Today is World Elder Abuse Day and an appropriate time to reflect on ground-breaking Scottish legislation in this regard – namely the Adult Support and Protection (Scotland) Act 2007.
It is only in recent years that the public has started to become aware of the problem of elder abuse and policy makers, practitioners and researchers have started to make a concerted effort to understand and address the issue.
The Adult Support and Protection Act (2007) seeks to protect adults at risk of being abused. Scotland is the only nation in the UK that has legislation like this in place, although our sister charity, Age Cymru, has been campaigning to rule out abuse and the Welsh Government intends to pass a similar law to that in Scotland.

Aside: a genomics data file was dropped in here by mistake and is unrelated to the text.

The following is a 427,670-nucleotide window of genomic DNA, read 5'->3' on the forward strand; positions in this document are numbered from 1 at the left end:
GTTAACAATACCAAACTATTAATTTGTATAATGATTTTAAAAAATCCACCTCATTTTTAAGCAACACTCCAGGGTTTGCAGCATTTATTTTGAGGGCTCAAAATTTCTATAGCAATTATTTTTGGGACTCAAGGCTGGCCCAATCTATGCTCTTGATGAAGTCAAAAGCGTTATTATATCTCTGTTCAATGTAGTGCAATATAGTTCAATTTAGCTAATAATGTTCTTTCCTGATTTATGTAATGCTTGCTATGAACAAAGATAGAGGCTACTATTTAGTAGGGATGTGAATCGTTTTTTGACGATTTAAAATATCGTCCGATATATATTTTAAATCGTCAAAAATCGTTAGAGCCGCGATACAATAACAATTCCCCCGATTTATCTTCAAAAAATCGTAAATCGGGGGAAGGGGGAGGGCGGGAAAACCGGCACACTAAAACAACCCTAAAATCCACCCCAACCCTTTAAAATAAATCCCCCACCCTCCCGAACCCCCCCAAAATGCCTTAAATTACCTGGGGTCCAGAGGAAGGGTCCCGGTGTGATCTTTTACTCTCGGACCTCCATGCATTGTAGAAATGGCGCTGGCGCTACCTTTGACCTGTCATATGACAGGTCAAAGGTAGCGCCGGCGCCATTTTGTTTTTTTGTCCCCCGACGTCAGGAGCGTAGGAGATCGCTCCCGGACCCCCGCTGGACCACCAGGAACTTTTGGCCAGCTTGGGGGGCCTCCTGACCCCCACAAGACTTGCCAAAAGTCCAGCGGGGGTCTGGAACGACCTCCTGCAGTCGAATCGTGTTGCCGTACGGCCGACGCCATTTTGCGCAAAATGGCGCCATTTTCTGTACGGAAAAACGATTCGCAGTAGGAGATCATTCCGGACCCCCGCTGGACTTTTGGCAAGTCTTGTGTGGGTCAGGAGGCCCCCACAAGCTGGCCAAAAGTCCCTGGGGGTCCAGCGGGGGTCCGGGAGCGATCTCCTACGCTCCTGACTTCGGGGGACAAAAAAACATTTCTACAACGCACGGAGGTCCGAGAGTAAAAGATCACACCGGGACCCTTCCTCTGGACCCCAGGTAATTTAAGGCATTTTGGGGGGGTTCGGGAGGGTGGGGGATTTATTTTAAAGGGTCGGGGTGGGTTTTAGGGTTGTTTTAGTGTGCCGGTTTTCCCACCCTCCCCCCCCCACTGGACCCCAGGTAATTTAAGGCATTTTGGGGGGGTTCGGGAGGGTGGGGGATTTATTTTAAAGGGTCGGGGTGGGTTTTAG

Despite current Scottish legislation it is estimated that elder abuse affects over 20,000 older people in the Scotland each year, or 1 in 40 of the older population. It is estimated that on average only 1 out of 5 cases is reported, with women and the ‘older’ old most affected.
Abuse and mistreatment includes neglect and financial, psychological, physical and sexual abuse. Where family members perpetrate abuse there is a reluctance to involve the police. Where an older person lacks full capacity it appears to be much harder to secure a prosecution, resulting in perpetrators of serious crimes going free.
World Elder Abuse Day raises awareness of the issue to ensure that vulnerable people are safe, protected from harm and given the right to dignity and respect.
If you are worried about a family member or someone you know or want to get information on elder abuse, you can phone the Age Scotland Helpline on 0845 125 9732.